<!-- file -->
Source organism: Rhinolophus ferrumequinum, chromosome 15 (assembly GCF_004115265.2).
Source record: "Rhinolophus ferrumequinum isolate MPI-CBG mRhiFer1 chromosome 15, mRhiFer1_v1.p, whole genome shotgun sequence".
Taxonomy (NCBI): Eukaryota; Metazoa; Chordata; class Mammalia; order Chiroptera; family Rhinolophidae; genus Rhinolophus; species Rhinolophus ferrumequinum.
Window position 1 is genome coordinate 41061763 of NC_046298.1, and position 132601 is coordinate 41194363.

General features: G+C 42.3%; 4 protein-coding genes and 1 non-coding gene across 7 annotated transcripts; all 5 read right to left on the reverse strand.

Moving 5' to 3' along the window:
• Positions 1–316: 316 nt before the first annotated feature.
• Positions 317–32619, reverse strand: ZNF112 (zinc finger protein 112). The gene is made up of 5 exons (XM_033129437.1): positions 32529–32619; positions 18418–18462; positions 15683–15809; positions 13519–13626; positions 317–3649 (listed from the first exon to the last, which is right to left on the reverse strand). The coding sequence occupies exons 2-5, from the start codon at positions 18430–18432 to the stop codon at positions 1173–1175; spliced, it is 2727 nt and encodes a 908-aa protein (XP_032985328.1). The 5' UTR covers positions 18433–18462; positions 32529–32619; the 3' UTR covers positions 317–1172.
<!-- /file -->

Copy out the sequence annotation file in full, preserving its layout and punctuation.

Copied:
Source organism: Rhinolophus ferrumequinum, chromosome 15 (assembly GCF_004115265.2).
Source record: "Rhinolophus ferrumequinum isolate MPI-CBG mRhiFer1 chromosome 15, mRhiFer1_v1.p, whole genome shotgun sequence".
Taxonomy (NCBI): Eukaryota; Metazoa; Chordata; class Mammalia; order Chiroptera; family Rhinolophidae; genus Rhinolophus; species Rhinolophus ferrumequinum.
Window position 1 is genome coordinate 41061763 of NC_046298.1, and position 132601 is coordinate 41194363.

General features: G+C 42.3%; 4 protein-coding genes and 1 non-coding gene across 7 annotated transcripts; all 5 read right to left on the reverse strand.

Moving 5' to 3' along the window:
• Positions 1–316: 316 nt before the first annotated feature.
• Positions 317–32619, reverse strand: ZNF112 (zinc finger protein 112). The gene is made up of 5 exons (XM_033129437.1): positions 32529–32619; positions 18418–18462; positions 15683–15809; positions 13519–13626; positions 317–3649 (listed from the first exon to the last, which is right to left on the reverse strand). The coding sequence occupies exons 2-5, from the start codon at positions 18430–18432 to the stop codon at positions 1173–1175; spliced, it is 2727 nt and encodes a 908-aa protein (XP_032985328.1). The 5' UTR covers positions 18433–18462; positions 32529–32619; the 3' UTR covers positions 317–1172.